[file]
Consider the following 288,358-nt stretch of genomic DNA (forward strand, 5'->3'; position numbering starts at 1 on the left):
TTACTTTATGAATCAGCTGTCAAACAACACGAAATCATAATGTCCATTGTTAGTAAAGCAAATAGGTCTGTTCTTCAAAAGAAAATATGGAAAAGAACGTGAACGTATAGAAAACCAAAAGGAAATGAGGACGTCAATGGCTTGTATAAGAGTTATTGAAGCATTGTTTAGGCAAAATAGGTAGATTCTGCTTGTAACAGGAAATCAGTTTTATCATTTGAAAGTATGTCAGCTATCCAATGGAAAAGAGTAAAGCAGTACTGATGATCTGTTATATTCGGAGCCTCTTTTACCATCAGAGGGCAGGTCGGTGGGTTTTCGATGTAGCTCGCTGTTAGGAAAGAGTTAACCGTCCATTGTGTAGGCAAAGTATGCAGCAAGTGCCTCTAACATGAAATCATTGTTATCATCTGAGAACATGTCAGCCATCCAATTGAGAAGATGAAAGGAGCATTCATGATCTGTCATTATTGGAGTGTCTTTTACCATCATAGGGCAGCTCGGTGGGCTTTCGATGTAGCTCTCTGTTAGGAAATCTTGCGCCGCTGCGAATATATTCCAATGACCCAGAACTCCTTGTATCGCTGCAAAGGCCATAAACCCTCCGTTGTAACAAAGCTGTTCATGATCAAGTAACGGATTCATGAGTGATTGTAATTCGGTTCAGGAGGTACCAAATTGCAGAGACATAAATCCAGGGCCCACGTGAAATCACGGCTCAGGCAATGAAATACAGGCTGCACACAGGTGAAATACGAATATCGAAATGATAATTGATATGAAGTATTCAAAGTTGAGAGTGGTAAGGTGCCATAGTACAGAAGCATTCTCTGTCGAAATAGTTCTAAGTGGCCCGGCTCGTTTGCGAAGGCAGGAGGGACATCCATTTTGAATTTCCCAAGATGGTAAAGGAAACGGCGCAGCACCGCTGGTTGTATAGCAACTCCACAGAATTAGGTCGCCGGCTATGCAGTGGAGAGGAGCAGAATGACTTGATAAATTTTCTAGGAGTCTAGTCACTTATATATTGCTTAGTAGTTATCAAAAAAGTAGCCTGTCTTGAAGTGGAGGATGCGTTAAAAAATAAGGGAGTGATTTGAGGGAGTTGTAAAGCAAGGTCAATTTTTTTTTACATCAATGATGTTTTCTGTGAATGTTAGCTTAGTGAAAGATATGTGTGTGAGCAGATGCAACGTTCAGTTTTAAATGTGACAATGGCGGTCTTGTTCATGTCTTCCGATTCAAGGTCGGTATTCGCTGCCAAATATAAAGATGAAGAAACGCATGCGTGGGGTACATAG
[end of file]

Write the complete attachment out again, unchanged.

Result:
Consider the following 288,358-nt stretch of genomic DNA (forward strand, 5'->3'; position numbering starts at 1 on the left):
TTACTTTATGAATCAGCTGTCAAACAACACGAAATCATAATGTCCATTGTTAGTAAAGCAAATAGGTCTGTTCTTCAAAAGAAAATATGGAAAAGAACGTGAACGTATAGAAAACCAAAAGGAAATGAGGACGTCAATGGCTTGTATAAGAGTTATTGAAGCATTGTTTAGGCAAAATAGGTAGATTCTGCTTGTAACAGGAAATCAGTTTTATCATTTGAAAGTATGTCAGCTATCCAATGGAAAAGAGTAAAGCAGTACTGATGATCTGTTATATTCGGAGCCTCTTTTACCATCAGAGGGCAGGTCGGTGGGTTTTCGATGTAGCTCGCTGTTAGGAAAGAGTTAACCGTCCATTGTGTAGGCAAAGTATGCAGCAAGTGCCTCTAACATGAAATCATTGTTATCATCTGAGAACATGTCAGCCATCCAATTGAGAAGATGAAAGGAGCATTCATGATCTGTCATTATTGGAGTGTCTTTTACCATCATAGGGCAGCTCGGTGGGCTTTCGATGTAGCTCTCTGTTAGGAAATCTTGCGCCGCTGCGAATATATTCCAATGACCCAGAACTCCTTGTATCGCTGCAAAGGCCATAAACCCTCCGTTGTAACAAAGCTGTTCATGATCAAGTAACGGATTCATGAGTGATTGTAATTCGGTTCAGGAGGTACCAAATTGCAGAGACATAAATCCAGGGCCCACGTGAAATCACGGCTCAGGCAATGAAATACAGGCTGCACACAGGTGAAATACGAATATCGAAATGATAATTGATATGAAGTATTCAAAGTTGAGAGTGGTAAGGTGCCATAGTACAGAAGCATTCTCTGTCGAAATAGTTCTAAGTGGCCCGGCTCGTTTGCGAAGGCAGGAGGGACATCCATTTTGAATTTCCCAAGATGGTAAAGGAAACGGCGCAGCACCGCTGGTTGTATAGCAACTCCACAGAATTAGGTCGCCGGCTATGCAGTGGAGAGGAGCAGAATGACTTGATAAATTTTCTAGGAGTCTAGTCACTTATATATTGCTTAGTAGTTATCAAAAAAGTAGCCTGTCTTGAAGTGGAGGATGCGTTAAAAAATAAGGGAGTGATTTGAGGGAGTTGTAAAGCAAGGTCAATTTTTTTTTACATCAATGATGTTTTCTGTGAATGTTAGCTTAGTGAAAGATATGTGTGTGAGCAGATGCAACGTTCAGTTTTAAATGTGACAATGGCGGTCTTGTTCATGTCTTCCGATTCAAGGTCGGTATTCGCTGCCAAATATAAAGATGAAGAAACGCATGCGTGGGGTACATAG